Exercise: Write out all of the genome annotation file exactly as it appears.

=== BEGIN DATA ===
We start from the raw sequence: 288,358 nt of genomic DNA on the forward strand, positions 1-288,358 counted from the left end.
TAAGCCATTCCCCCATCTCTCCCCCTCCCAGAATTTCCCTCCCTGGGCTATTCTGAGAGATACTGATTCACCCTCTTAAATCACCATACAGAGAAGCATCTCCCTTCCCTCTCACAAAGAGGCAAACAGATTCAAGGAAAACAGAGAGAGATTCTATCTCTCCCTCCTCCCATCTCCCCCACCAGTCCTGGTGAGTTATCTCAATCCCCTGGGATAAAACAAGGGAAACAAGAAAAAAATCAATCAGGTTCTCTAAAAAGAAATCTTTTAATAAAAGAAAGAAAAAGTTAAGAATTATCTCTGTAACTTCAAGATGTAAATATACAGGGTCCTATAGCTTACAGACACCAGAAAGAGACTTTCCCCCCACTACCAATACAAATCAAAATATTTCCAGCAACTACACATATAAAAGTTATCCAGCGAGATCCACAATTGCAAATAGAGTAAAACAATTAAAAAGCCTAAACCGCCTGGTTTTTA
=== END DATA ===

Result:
We start from the raw sequence: 288,358 nt of genomic DNA on the forward strand, positions 1-288,358 counted from the left end.
TAAGCCATTCCCCCATCTCTCCCCCTCCCAGAATTTCCCTCCCTGGGCTATTCTGAGAGATACTGATTCACCCTCTTAAATCACCATACAGAGAAGCATCTCCCTTCCCTCTCACAAAGAGGCAAACAGATTCAAGGAAAACAGAGAGAGATTCTATCTCTCCCTCCTCCCATCTCCCCCACCAGTCCTGGTGAGTTATCTCAATCCCCTGGGATAAAACAAGGGAAACAAGAAAAAAATCAATCAGGTTCTCTAAAAAGAAATCTTTTAATAAAAGAAAGAAAAAGTTAAGAATTATCTCTGTAACTTCAAGATGTAAATATACAGGGTCCTATAGCTTACAGACACCAGAAAGAGACTTTCCCCCCACTACCAATACAAATCAAAATATTTCCAGCAACTACACATATAAAAGTTATCCAGCGAGATCCACAATTGCAAATAGAGTAAAACAATTAAAAAGCCTAAACCGCCTGGTTTTTA